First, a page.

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Rethinking Birthright Citizenship

From The Heritage Foundation:

Washington has apparently rediscovered a legitimate part of the immigration debate, one often treated as the untouchable third rail of the issue—birthright citizenship for children of illegal aliens and foreign visitors. Currently, the United States seems to grant citizenship to all children born to parents who are unlawfully in the United States—a practice followed by virtually no other modern nation. The practice raises a problem in principle because it runs against our deep respect for, and valuation of, citizenship.

Birthright citizenship for children of illegal aliens and foreign visitors is integral to the immigration policy debate because of what is often called the “anchor-baby” problem. Many feel it is inhumane to deport violators of immigration laws with minor children who are legally American citizens. Estimates of the number of people illegally in the U.S. with children born in the United States vary greatly, but most estimates suggest at least several million—far too many to deport even if the federal government began meticulously enforcing its immigration laws.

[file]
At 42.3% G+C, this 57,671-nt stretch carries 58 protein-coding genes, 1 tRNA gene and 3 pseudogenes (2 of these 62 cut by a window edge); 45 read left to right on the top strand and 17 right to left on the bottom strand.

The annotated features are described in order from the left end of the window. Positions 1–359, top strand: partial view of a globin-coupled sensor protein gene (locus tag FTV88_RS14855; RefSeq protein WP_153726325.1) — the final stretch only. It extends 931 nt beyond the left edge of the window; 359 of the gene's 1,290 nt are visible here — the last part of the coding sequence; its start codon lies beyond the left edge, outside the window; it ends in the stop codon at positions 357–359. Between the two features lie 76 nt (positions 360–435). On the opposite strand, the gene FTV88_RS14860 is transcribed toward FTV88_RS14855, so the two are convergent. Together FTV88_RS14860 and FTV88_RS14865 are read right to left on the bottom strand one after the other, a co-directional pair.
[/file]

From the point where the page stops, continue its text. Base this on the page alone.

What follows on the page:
Since the United States tried offering a general amnesty in 1986, the size of the unlawful population has steadily grown and while it has dipped in recent years, it still is over three times what it after the 1986 amnesty. Yet, an even more telling fact comes from a recent survey of patients from a Dallas-era hospital, which indicated “70 percent of the women who gave birth at Parkland hospital in the first three months of 2006 were illegal immigrants. These Hispanic women had been having their babies at Parkland without much attention until the recent debate over illegal immigration.”

Read the rest at The Heritage Foundation.


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